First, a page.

U.S. to send ‘small’ operation to Haiti

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The Pentagon will dispatch up to 2,000 Marines to Haiti to restore order in the country before an international peacekeeping force takes over.

“Certainly, the number of people that need to be involved in a peacekeeping operation in Haiti is relatively small,” Defense Secretary Donald H. Rumsfeld told reporters at the Pentagon, noting that a large number of countries have volunteered to send forces.

Yesterday, U.S. Marines and French troops secured key sites in the capital, Port-au-Prince, as rebels rolled into the city to the cheers of hundreds of residents celebrating the ouster of President Jean-Bertrand Aristide.

When the rebels arrived at a plaza outside the National Palace and a nearby police station, thousands of Haitians converged on the square, shouting “liberty” and “Aristide is gone.”

A half-dozen Marines in combat fatigues and rifles were on the grounds of the National Palace. The rebels and the Marines did not immediately approach each other.

Mr. Rumsfeld said that between 1,500 and 2,000 U.S. troops are available to take part in a force in Haiti that will help control the country after Mr. Aristide’s departure Sunday and the assumption of a new president.

Up to 5,000 international troops, including U.S. forces, will make up the interim stability force, he said.

“We’ll have what’s needed, and as additional forces come in, we’ll be able to size it and determine what makes the most sense, and that will be subject to the recommendations of the commanders,” Mr. Rumsfeld said.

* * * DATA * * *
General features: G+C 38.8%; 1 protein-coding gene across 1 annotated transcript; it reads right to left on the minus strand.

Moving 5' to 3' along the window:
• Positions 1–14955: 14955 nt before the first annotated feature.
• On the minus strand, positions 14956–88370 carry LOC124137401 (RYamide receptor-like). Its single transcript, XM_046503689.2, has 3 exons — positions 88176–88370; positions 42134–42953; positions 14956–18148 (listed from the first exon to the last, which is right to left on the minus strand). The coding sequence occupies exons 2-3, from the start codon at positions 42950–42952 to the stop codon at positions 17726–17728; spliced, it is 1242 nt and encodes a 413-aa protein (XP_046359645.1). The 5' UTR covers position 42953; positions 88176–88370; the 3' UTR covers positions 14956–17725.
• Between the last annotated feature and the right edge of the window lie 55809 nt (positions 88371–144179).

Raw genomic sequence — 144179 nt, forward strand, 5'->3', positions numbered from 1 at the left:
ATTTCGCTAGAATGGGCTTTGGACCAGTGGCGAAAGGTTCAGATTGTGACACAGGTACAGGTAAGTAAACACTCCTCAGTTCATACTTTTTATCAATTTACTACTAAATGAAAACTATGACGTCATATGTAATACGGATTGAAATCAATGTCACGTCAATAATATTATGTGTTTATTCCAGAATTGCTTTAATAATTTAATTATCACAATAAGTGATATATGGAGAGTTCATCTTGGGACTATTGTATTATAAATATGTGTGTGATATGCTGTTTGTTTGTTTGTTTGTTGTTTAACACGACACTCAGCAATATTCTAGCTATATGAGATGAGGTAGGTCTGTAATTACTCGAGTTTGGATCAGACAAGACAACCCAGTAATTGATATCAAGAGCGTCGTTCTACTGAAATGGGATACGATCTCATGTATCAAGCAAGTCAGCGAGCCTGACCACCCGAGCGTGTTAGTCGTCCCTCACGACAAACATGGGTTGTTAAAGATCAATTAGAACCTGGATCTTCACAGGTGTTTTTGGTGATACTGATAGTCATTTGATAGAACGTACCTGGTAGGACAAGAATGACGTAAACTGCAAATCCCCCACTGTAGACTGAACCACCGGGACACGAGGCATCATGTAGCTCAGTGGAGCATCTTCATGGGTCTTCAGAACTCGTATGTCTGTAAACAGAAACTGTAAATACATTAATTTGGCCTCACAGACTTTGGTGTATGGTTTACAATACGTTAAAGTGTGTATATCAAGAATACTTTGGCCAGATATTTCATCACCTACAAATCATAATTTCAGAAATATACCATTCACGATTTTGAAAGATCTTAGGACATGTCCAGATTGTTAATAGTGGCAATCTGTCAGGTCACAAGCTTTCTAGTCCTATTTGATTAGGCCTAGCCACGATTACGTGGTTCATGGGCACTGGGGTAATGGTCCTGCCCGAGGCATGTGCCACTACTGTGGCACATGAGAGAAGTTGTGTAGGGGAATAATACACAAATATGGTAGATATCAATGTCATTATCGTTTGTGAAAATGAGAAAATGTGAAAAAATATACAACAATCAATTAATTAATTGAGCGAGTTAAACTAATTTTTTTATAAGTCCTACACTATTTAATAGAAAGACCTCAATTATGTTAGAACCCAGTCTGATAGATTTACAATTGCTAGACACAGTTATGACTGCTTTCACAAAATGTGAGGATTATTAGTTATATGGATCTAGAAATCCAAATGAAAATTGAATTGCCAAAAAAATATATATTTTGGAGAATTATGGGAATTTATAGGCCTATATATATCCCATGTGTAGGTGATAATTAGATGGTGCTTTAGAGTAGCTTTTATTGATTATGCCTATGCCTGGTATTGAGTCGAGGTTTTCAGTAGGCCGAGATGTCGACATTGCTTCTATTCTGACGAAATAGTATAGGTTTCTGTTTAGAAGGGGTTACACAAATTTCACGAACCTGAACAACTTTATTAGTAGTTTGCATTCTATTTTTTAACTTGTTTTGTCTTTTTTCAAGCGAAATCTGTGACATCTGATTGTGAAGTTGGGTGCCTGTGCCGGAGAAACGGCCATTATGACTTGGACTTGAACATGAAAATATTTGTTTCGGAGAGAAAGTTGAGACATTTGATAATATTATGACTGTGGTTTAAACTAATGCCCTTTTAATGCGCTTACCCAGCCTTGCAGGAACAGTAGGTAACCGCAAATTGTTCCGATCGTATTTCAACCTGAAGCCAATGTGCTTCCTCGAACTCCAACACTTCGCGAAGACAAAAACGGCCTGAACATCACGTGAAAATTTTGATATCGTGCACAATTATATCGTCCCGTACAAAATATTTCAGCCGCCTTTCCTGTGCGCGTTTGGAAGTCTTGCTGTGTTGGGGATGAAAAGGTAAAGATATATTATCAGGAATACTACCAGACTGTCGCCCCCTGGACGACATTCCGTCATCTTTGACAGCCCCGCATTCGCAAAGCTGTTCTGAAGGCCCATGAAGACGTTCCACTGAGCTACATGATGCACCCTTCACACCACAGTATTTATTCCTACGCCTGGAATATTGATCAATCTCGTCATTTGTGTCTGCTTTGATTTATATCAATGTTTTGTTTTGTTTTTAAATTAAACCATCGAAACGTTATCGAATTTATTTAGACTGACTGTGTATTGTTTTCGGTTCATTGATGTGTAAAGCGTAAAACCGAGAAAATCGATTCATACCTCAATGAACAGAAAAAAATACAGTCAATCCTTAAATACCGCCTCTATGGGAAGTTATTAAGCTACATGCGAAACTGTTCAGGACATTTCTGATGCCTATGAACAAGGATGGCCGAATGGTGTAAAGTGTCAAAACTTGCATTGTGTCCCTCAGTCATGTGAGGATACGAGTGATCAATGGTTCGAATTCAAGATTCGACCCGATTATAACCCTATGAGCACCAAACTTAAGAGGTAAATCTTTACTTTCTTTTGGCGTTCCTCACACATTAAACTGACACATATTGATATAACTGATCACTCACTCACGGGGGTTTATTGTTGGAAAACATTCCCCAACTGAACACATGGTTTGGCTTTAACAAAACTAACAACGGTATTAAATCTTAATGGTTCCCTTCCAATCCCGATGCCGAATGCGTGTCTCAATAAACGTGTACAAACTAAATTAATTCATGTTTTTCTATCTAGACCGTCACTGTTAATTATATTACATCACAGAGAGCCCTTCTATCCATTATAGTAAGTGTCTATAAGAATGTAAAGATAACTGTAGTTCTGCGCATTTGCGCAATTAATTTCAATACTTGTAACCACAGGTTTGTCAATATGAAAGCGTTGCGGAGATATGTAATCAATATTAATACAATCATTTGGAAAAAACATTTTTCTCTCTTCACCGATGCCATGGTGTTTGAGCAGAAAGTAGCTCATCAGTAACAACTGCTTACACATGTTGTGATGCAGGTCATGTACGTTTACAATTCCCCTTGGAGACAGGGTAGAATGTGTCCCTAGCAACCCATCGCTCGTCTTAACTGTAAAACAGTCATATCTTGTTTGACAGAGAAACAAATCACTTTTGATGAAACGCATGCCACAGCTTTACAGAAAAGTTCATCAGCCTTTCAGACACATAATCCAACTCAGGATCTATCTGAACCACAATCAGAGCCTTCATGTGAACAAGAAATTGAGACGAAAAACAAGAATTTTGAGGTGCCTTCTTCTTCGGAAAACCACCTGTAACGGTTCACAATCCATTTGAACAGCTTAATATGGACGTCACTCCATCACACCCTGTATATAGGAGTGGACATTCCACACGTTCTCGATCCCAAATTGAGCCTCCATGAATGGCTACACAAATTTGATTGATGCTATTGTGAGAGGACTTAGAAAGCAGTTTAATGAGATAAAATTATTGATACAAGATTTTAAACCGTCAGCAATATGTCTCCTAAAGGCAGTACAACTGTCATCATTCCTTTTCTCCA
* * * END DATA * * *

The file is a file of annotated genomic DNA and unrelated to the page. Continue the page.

The defense secretary also said it is “an open question” whether U.S. troops will take part in the U.N. peacekeeping operation.

How long troops will stay in the country also is undecided, he said, because the United Nations is still organizing the effort.

“The U.S. will take on the initial leadership of the multinational interim force in Haiti,” Mr. Rumsfeld said. “The leadership of the follow-on U.N. force will be determined in the period ahead. Indeed, the leadership of the interim force might very well pass even before the U.N. force arrives.”

A senior Bush administration official said several countries in the region, including Brazil, are set to participate in both the interim force and the U.N. peacekeeping force.

The dispatch of Brazilian troops could be announced soon, defense officials said, and will augment additional U.S., French, Canadian and Brazilian troops, as well as others from unidentified countries.

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